The domestic general release of 2001: A Space Odyssey commenced in autumn 1968 and continued into 1969. Numerous re-releases and countless revival screenings followed.
While not a complete listing, what follows are details of some of the key international roadshow engagements of 2001.
- 1968-04-10 … Tokyo, Japan — Theatre Tokyo* (24)
- 1968-04-11 … Johannesburg, South Africa — Royal*
- 1968-05-01 … London, UK — Casino* (47)
- 1968-05-01 … Sydney, Australia — Plaza* (12)
- 1968-05-02 … Melbourne, Australia — Plaza* (11)
- 1968-07-03 … San Juan, Puerto Rico — Metro**
- 1968-07-04 … Sao Paulo, Brazil — Majestic*
- 1968-07-25 … Dublin, Ireland — Plaza*
- 1968-08-09 … Auckland, New Zealand — Cinerama*
- 1968-08-24 … Vienna, Austria — Gartenbau*
- 1968-08-27 … Stockholm, Sweden — Vinterpalatset*
- 1968-09-02 … Brussels, Belgium — Varietes* (10)
- 1968-09-11 … Munich, West Germany — Royal* (12)
- 1968-09-25 … Zuerich, Switzerland — Apollo*
- 1968-09-27 … Paris, France — Empire* (12) [Version Originale]
- 1968-09-27 … Paris, France — Gaumont Palace* [Version Francaise]
- 1968-10-17 … Barcelona, Spain — Florida*
- 1968-10-31 … Mexico City, Mexico — Cine Latino***** (15)
- 1968-11-07 … Buenos Aires, Argentina — Ideal*
- 1968-12-11 … Milan, Italy — Alcione*
- 1968-12-11 … Rome, Italy — Royal*
- 1968-12-12 … Frankfurt, West Germany — MGM* (10)
Chris Barsanti is the author of The Sci-Fi Movie Guide: The Universe of Film from Alien to Zardoz (Visible Ink; 2014).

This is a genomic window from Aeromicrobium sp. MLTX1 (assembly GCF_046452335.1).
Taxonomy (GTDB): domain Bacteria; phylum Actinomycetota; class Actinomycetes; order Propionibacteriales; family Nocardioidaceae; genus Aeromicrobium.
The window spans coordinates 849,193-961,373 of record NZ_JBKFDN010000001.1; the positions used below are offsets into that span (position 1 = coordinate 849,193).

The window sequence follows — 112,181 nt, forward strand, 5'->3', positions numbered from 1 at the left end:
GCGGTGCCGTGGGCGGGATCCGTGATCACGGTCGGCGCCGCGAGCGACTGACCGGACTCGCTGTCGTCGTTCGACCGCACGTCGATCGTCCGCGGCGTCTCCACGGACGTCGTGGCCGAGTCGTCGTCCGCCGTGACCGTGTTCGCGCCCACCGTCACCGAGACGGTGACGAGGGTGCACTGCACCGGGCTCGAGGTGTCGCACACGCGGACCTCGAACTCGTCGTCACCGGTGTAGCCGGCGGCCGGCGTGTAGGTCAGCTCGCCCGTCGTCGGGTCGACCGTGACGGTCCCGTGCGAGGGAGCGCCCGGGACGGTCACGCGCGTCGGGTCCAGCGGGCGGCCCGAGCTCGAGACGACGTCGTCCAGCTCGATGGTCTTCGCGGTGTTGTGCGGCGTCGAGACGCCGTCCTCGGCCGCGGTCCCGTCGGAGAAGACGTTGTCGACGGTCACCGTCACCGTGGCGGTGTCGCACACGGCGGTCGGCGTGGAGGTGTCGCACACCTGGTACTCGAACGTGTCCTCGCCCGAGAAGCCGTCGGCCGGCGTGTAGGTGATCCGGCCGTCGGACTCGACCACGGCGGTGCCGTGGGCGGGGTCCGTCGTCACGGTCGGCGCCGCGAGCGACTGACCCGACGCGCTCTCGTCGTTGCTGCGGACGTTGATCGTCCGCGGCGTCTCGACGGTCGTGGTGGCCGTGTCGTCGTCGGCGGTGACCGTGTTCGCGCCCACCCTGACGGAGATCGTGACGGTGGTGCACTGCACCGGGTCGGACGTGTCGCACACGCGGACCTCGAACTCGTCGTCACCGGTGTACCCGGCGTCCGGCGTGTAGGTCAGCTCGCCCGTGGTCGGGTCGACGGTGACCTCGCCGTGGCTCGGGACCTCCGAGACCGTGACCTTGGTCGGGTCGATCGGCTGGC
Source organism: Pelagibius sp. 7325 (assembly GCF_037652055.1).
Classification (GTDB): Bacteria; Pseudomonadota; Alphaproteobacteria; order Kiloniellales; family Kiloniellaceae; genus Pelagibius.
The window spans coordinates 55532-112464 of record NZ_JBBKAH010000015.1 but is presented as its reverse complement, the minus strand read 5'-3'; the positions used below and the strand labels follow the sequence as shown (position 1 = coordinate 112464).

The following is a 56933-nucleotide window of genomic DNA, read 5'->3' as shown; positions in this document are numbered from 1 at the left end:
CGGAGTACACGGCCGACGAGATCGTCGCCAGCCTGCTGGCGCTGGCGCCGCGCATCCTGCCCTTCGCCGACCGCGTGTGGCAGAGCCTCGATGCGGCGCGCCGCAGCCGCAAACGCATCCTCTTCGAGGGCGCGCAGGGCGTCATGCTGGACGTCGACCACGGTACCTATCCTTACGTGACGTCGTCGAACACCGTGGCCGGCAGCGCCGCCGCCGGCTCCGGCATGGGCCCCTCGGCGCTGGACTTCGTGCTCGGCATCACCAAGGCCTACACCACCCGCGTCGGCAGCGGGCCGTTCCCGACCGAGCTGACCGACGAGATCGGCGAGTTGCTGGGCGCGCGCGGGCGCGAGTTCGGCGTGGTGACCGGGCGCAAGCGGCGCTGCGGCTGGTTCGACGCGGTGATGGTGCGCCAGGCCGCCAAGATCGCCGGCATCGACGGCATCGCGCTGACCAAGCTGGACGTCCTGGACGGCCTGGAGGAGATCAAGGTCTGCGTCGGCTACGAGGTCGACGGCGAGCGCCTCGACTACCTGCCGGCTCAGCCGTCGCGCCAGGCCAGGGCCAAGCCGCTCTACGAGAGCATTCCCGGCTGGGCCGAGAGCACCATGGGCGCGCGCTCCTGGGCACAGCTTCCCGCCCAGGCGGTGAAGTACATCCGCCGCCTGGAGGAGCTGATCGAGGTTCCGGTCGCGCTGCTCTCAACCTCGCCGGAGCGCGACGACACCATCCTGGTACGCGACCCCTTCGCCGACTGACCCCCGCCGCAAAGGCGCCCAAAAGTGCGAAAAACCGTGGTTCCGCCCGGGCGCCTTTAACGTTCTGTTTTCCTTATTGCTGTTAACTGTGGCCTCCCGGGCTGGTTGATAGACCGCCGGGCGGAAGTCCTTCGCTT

His other books include Filmology: A Movie-a-Day Guide (Adams Media; 2010), Handy New York City Answer Book (Visible Ink; 2017), and (with Brian Cogan and Jeff Massey) Monty Python FAQ: All That’s Left to Know about Spam, Grails, Spam, Nudging, Bruces, and Spam (Applause; 2017).
He is a member of the National Book Critics Circle, Online Film Critics Society and New York Film Critics Online, and has written for Film Journal International, Film Threat and The Hollywood Reporter.
Raymond Benson is a college-level film history instructor (who includes a screening of 2001: A Space Odyssey in his curriculum) and author of three-dozen books.
He is the third — and first American — continuation author of official James Bond novels.
His new original thriller In the Hush of the Night will be published in May by Skyhorse Publishing.
Peter Krämer is the author and editor of eight academic books, including the BFI Film Classics volume on 2001: A Space Odyssey (published in 2010).
He is a Senior Fellow in the School of Art, Media and American Studies at the University of East Anglia in Norwich (UK).
His other books include The New Hollywood: From Bonnie and Clyde to Star Wars (Wallflower, 2006) and American Graffiti: George Lucas, the New Hollywood and the Baby Boom Generation (forthcoming from Routledge).
Lee Pfeiffer is the co-founder and Editor-in-Chief of Cinema Retro magazine, which celebrates films of the 1960s and 1970s and is “the Essential Guide to Cult and Classic Movies.”